Wednesday, July 16, 2003

Leave the Park Open

Norton's plan to keep Rock Creek Park open during the week (the Beach Drive section) and build a bike path instead is definitely the right way to go about this issue. I don't think there is a great deal of desire among people to use Beach drive during the day (while many people do rely on it). Building a bike path has far more benefits than just closing Beach drive. For one you would encourage more commuting by bike - while many brave people do it now, it is not very safe, and tends to piss off a lot of people in their cars who don't like getting slowed down because of bikers on the road. But many other people don't want to deal with cars driving right behind them (and honking), then speeding past as they try to get to and from work by bike.

I also disagree with the idea that closing beach Drive would improve air quality. The Sierra Club would like the NPS to have it closed at all times (the NPS preferred is just closed 9:30-3:30), stating in part that it would "reduc[e] localized air pollution." But considering that closing off the Park would just move people onto other streets (which the Club recognizes), and at best have a only few people decide to take metro, I don't see how there would be improved air quality. I think it would actually lead to worse air pollution because Beach Drive, unlike Connecticut, Wisconsin and 16th St., has few stop signs. And as the Sierra Club people should know, cars emit more pollution when accelerating and idling, than when they are moving. Also there is the issue of ground level ozone (smog), which I think would be higher because of the shady conditions within the Park - instead of the direct sunlight and its heat, which causes the smog, at least some of the exhaust would be absorbed by the vegetation of the Park's trees. While I can't say exactly how much more or less air pollution would result from moving cars off of Beach drive, one thing is for certain that moving them onto Connecticut Ave., Wisconsin Ave., and 16th St., would obviously increase the air pollution specifically along those routes, where people live, as opposed to pollution being within the Park (where deer live).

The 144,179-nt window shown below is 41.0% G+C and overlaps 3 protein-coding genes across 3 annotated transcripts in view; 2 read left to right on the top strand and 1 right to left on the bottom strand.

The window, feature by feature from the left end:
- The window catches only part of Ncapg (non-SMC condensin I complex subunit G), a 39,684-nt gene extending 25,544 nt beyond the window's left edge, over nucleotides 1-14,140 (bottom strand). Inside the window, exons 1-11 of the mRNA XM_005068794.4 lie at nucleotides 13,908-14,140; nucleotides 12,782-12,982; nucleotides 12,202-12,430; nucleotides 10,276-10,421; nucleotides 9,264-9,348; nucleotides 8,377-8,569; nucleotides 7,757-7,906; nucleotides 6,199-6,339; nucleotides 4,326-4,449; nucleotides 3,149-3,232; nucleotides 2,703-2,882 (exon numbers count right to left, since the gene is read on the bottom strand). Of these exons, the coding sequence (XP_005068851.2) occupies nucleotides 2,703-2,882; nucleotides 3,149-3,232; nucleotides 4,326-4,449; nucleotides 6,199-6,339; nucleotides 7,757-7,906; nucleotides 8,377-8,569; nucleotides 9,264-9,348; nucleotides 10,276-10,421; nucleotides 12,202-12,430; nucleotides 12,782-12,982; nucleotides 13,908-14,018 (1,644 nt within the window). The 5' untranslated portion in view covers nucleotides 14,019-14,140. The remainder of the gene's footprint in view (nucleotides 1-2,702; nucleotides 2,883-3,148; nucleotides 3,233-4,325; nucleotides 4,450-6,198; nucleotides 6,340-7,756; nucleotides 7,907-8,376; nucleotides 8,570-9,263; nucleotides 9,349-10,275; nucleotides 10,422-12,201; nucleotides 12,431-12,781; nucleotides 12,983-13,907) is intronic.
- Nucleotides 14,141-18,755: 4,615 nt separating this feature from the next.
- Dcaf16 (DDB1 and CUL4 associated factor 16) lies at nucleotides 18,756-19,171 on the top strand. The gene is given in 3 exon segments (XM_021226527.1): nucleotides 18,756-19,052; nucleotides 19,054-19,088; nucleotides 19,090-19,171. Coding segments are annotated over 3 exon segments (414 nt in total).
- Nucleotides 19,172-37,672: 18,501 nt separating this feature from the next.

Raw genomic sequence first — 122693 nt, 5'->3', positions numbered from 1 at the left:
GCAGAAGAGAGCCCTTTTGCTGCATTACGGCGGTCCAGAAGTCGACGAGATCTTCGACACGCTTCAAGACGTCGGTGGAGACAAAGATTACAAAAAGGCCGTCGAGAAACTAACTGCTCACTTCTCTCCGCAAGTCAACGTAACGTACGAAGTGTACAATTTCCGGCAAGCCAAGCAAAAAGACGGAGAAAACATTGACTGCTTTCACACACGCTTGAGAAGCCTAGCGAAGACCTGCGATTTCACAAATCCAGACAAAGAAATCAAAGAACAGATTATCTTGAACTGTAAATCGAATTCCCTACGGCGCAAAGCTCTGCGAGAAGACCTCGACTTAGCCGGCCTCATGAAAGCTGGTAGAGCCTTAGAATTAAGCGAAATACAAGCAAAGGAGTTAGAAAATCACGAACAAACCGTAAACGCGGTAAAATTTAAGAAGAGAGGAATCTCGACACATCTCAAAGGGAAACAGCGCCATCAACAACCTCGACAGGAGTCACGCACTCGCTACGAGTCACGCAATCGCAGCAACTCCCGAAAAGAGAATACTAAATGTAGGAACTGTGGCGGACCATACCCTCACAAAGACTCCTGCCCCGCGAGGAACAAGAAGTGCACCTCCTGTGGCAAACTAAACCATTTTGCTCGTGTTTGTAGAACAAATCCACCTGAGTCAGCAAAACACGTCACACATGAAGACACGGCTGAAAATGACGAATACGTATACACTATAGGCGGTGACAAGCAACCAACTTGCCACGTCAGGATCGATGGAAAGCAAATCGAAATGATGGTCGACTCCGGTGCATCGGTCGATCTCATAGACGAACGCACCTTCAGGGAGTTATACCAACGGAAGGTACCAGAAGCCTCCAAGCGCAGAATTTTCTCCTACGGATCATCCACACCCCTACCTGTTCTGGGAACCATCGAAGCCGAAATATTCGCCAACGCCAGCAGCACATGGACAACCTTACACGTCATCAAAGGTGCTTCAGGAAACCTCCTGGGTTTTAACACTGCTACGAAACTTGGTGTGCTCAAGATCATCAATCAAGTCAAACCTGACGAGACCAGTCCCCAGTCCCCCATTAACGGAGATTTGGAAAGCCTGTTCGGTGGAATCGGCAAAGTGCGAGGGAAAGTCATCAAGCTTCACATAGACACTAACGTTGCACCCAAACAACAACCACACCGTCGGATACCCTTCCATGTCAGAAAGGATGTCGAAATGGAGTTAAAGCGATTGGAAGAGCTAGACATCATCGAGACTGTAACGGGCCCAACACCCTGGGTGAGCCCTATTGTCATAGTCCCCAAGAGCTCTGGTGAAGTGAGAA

Lastly, building a trail would allow people to use the Park more during the week. As it is frustrating to try to commute on Beach Drive on bike, it is not much fun to try to exercise there either. While building a trail would require the removal of trees, and the possible temporary disruption of the creek flow, the overall impact would be minimal. Besides, we are in the middle of a city, it is not a pristine wild lands area, or crucial habitat for any endangered species. As populations increase, the greatest environmental challenges are going to be resolved by getting man to co-exist and work with natural systems, not trying to separate man from them. Norton to seek funding for trail

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